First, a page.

Liveblogging Inside Social Apps: Facebook, Apple, Google and in 2012

We’re at the San Francisco Design center, blogging Inside Network’s third annual Inside Social Apps conference.

The event kicks off with “Facebook, Apple, Google: Which Platform(s) Hold the Most Opportunity in 2012?” Joining moderator Eric Eldon on stage are wooga founder and CEO Jens Begemann, Kabam founder and CEO Kevin Chou, Funzio and Storm 8 co-founder Anil Dharni and Disney Interactive Senior VP of Social Games John Spinale.

What follows is a paraphrased transcript of the panel.

Eric: Let’s talk about what’s going on with Facebook. Jens, let’s start with you — you’re still focused on Facebook.

Jens: We’re very happy with Facebook. If I look at our four largest games, we had our all time highs last week and some of these games are two years old. We have three times as many users as we had a year ago. If you really focus on the platform and you really focus on having a great user experience. For us, it’s really most organic. Advertising is roughly 5% of new users for us. 40% is viral and 55% is through cross promotion.

Kevin: I think Jens’ experience is a unique. I think looking at the platform for the past few months, advertising costs have gone up 18% and virality is kind of a black box to developers in general. We’re still very excited about Facebook and we continue to work with them, but they’re just starting to learn — they’re really two quarters in with learning how Facebook Credits factors into the developer’s experience. When we implemented Credits, we though conversion would go up 15 to 20%, but I think FB Credits has helped maybe 5%.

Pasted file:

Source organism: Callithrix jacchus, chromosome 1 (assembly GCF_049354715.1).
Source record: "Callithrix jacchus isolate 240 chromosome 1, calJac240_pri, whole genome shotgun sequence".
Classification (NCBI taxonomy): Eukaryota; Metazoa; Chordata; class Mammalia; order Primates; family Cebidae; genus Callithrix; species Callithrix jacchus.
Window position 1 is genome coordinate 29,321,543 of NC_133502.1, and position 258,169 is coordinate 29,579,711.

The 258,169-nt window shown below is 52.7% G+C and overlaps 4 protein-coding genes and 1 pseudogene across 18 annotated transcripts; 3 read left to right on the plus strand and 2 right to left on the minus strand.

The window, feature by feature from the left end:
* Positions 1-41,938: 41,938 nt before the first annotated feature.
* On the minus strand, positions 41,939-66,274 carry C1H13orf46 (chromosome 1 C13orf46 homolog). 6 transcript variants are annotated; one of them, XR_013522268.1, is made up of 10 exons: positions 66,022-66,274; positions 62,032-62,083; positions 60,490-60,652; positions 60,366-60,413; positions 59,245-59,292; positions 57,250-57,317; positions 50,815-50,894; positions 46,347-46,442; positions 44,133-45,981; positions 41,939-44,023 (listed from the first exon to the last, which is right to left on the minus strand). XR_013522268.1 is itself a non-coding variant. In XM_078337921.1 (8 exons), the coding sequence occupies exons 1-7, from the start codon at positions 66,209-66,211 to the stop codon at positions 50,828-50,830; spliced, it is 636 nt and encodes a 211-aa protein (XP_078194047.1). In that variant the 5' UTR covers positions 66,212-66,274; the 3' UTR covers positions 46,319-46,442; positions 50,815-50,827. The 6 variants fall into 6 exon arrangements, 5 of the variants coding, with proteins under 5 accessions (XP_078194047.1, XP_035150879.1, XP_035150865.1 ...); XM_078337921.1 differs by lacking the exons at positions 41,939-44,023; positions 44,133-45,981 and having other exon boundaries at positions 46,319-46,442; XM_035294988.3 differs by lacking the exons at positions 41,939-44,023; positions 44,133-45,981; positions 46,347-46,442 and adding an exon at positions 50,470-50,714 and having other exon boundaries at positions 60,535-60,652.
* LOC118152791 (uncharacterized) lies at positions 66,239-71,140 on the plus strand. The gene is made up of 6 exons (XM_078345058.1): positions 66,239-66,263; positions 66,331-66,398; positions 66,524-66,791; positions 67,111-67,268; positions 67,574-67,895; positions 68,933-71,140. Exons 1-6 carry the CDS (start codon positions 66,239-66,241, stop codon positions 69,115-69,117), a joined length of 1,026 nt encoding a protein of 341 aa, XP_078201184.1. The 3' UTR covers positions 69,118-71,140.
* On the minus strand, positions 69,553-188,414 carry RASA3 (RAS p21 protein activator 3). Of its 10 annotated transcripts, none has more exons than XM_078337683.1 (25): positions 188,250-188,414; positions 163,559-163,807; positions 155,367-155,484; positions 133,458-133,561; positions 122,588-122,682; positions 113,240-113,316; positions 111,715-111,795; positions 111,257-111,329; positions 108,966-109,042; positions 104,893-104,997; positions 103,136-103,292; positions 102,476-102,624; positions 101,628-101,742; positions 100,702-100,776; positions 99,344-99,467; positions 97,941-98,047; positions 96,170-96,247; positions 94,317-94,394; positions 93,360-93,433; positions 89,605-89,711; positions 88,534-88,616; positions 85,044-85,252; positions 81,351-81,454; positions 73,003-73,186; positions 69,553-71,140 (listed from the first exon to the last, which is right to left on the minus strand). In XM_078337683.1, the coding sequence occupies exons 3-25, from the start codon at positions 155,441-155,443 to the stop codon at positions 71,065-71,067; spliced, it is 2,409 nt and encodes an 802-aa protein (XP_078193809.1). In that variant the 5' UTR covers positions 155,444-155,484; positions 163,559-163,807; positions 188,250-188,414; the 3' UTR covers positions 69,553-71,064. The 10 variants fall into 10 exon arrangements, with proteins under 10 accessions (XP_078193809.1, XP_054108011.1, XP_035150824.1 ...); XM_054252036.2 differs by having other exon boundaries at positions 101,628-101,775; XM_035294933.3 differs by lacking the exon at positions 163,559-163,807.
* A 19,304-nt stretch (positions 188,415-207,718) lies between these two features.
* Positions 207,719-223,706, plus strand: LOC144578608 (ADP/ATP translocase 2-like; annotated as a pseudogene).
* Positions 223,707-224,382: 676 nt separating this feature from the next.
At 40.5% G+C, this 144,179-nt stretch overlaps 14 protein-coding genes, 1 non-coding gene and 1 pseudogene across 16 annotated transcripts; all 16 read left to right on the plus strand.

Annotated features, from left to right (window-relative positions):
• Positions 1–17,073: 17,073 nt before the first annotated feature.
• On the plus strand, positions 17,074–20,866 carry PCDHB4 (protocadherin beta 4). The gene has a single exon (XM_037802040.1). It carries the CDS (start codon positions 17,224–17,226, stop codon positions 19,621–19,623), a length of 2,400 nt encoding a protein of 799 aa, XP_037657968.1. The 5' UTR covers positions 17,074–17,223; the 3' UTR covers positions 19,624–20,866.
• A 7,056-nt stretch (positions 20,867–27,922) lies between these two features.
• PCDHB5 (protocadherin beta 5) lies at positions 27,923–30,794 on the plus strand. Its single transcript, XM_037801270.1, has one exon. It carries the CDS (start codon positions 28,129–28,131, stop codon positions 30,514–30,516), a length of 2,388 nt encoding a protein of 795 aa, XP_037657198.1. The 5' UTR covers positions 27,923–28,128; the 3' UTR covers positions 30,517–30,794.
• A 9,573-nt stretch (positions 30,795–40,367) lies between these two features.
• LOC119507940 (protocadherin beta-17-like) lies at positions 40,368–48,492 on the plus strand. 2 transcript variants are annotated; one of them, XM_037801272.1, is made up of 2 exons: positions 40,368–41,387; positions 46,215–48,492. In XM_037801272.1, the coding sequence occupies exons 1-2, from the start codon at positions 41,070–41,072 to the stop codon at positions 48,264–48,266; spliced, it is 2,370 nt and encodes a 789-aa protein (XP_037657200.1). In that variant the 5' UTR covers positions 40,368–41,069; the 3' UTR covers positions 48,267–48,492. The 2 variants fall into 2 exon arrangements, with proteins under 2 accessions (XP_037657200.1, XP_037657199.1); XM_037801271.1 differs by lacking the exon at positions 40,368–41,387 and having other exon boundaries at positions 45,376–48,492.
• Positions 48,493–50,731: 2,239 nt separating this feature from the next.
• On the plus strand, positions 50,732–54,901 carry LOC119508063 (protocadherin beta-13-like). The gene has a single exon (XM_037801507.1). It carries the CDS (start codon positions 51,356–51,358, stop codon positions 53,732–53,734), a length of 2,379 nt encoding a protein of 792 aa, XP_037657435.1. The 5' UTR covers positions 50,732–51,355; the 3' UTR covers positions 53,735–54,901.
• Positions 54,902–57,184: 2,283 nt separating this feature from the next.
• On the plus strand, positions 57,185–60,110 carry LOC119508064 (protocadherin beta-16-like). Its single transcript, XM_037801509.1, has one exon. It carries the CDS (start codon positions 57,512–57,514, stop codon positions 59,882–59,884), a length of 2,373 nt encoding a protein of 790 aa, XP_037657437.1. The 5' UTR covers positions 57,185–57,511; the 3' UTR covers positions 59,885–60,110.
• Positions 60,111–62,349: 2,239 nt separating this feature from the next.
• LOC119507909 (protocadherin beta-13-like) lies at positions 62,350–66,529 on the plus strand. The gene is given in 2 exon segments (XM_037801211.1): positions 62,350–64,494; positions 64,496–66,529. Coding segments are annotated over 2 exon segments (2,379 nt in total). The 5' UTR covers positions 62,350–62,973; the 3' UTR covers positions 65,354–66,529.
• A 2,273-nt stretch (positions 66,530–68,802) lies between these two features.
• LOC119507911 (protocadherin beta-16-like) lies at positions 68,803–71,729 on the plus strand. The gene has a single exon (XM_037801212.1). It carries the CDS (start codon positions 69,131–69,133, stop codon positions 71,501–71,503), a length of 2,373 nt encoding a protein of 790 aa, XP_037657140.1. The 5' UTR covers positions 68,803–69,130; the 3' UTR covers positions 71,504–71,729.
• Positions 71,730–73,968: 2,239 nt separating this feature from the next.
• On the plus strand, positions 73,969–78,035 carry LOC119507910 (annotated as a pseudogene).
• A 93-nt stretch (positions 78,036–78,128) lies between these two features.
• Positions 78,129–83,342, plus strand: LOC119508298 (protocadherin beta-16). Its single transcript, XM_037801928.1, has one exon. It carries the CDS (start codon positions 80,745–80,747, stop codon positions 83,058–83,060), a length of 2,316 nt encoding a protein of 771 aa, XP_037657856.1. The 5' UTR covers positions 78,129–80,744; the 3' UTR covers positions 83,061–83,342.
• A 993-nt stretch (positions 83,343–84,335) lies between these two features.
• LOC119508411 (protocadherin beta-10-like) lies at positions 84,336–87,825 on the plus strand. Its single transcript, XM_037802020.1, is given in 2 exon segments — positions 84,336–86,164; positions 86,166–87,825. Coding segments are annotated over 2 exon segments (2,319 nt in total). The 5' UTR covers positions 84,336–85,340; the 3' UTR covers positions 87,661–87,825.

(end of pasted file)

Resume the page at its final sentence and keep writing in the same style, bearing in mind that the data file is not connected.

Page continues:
John: It is pretty similar for us. At the end of the day, having a unified currency that’s easy for people to understand — I think they made a good choice, but it was a drag on the system. For us it’s less about DAUs and MAUs, it’s more about monetization. While we have a different experience than Jens here where we have to incent our user base to grow, we’ve gotten very good at figuring out how to get people to pay and how to use existing channels.

Anil: There is no clear roadmap on how Facebook is thinking about the viral channels. It’s not clear what channels will exist tomorrow and how they will change today. That’s a growing challenge for us and I’m actually hoping there’s more solidificaiton that they talk about here at ISA. As far as FB Credits, I think it’s a wash out. We saw increased conversion rates, but a gradual decrease in average revenue per paying users. It’s hard to know why, but for games with whales, we see that people just like credit cards and PayPal better than these 99 cent purchases. The percentage of users that are paying are increasing, but total volume has decline.

Jens: We’ve been with Credits since day one, so we can’t really compare. We don’t see negative trends because we can’t compare the pre-Credits revenue to post. I think we should appreciate that the Facebook platform is completely free and only if you make revenue will you do a 30% revenue share and I’ve not heard anybody complain about Apple for their revenue share. It’s apples to apples with Facebook. You get distribution and other things — and only if you’re successful do you give to FB.

Kevin: We’re really excited about mobile. On the web, we have converted more users to paying. On mobile, we’re getting well above the conversion that we see on Facebook. More people have historic credit cards on file, so there’s less friction. But Apple provides less than Facebook.